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Embracing degrowth

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Serge Latouche is a French philosopher and economist. An outspoken critic of globalisation and what he calls the westernisation of the world, he also denounces consumer society and the illusions fuelled by current economic theories. Southworld met him.

lat2“Like the Bible’s prodigal son, we are living more on our assets than on our income. It cannot last long! According to well-known experts ‘the party will end’ in 2070, maybe even 2030”. Monsieur Latouche, a 73-year-old professor emeritus from the University of Paris, sometimes walks using a cane, but he still has enough energy and enthusiasm to defend his firm beliefs. “Even babies understand that infinite economic growth on a finite planet is impossible! And yet, our society seeks growth for growth’s sake, not to make us happy,” he often tells the audiences of his much-attended lectures.
The world-famous academic has plenty of scientific data to support his thesis. “Our ecological footprint [the biologically productive land and sea needed to supply the resources a human population consumes – ed.] is already far greater than we can afford”, he says. “If in 2005 everyone had lived as the French – he adds – we would have needed two planets to make this affordable. With a US lifestyle, we would have needed six.” Today, we are no better off.
Latouche says the only way to abandon this road to disaster is downscaling, which means embracing degrowth. “Degrowth – he explains – is a banner that we set up in 2001, to contest the idea of ‘sustainable development’, which is an oxymoron.” Development, from the professor’s point of view, can never be sustainable, as it implies growth. However, according to him, downscaling does not mean becoming poorer, but changing one’s lifestyle.
“We do not have to go back to the Stone Age, but if we do not limit our needs we will never know what true plenty is,” he states. He calls this ‘frugal abundance’ and goes even further: “African countries are virtuous, and southern countries are currently helping the North, not the other way around,” because their low consumption levels allow their rich neighbours to consume more. That is where Latouche’s talk with Southworld begins.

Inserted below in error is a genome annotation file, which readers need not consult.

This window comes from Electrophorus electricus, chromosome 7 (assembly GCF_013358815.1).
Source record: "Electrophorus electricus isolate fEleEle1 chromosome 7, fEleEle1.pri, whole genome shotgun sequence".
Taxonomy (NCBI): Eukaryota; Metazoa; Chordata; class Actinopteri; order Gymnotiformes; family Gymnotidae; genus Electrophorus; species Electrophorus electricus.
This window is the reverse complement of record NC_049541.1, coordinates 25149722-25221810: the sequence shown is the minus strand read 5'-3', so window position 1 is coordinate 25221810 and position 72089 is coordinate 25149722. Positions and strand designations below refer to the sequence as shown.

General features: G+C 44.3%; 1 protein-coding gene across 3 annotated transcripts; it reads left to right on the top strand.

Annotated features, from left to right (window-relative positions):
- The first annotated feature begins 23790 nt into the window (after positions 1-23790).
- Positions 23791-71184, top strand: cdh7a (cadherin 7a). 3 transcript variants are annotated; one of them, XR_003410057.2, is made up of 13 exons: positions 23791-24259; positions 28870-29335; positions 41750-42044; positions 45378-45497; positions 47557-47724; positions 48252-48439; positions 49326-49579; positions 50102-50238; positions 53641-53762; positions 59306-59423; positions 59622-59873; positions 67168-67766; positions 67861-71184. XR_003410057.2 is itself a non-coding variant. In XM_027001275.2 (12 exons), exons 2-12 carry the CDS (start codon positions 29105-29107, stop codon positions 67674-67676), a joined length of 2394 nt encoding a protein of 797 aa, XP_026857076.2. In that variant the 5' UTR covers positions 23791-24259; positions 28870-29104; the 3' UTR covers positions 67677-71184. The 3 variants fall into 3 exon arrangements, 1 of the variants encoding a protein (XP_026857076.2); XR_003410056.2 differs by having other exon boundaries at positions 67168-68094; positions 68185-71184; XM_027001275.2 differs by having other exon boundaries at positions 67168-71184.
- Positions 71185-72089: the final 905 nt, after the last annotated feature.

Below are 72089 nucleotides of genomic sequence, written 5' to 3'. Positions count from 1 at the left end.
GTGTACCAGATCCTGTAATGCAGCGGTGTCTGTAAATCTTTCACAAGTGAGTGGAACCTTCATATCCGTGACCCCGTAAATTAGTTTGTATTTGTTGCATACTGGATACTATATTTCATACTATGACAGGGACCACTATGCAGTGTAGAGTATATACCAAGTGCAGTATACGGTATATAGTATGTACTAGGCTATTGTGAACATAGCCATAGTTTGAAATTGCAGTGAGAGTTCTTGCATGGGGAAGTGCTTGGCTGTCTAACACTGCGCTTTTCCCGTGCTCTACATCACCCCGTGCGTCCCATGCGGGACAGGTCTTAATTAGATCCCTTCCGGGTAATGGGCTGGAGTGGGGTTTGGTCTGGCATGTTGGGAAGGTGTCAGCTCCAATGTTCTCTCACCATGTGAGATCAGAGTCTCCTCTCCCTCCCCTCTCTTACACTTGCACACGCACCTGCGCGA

We usually speak of degrowth as necessary for the richer economies of our planet. What does it mean for the developing countries of the south?

lat5This subject is often a ground for misunderstandings and disputes: degrowth is good for countries in the North, which are already overdeveloped. The ones in the South have never known growth. Degrowth is not for southern countries. That’s why the few South American countries that began a path of ‘frugal abundance’ use another term, a better one, which comes from Native American traditions. It is sumak kawsay: translated into Spanish, it becomes buen vivir (‘good living’). When I met the head of CONAI – the Confederation of Indigenous Nationalities of Ecuador – the very first thing he said was, “You call degrowth what we call buen vivir”.

On the other hand, what do the world’s North and South have in common?

Obviously, it would not be a good solution, for instance, to go to Africa preaching degrowth. Nevertheless, we in the West experienced the logic of infinite growth and it proved to be grievous. It will prove to be equally grievous for them: it is a mathematical law that equally affects both! However, their ecological footprint has not reached its limit. One should think about a convergence: the North should reduce its ecological footprint, the South could increase it, without passing the limit! We must both reach a reasonable level.

What about newly industrialised countries with economies on the rise?

lat4It is no longer possible to talk about them as we did in the sixties, when we simply spoke about underdeveloped countries. Nowadays, two new groups of countries have emerged: the first one is the BRICS; then there are other Latin American countries – Bolivia, Ecuador, Uruguay, Peru, Venezuela – which have made a different choice, as I recounted earlier.

Can Africa play a role in degrowth, too?

Africa is an interesting case: some years ago, I wrote a book called The other Africa. Between gift and market. Actually, we could ask some Africans to give us advice – they are real experts in frugality, and in recycling and recovering, too. In this age of globalisation, we have spread the virus of infinite growth to Africa. Africans are increasingly abandoning frugality, and looking for more and more ways to consume…

 

(D. M.)

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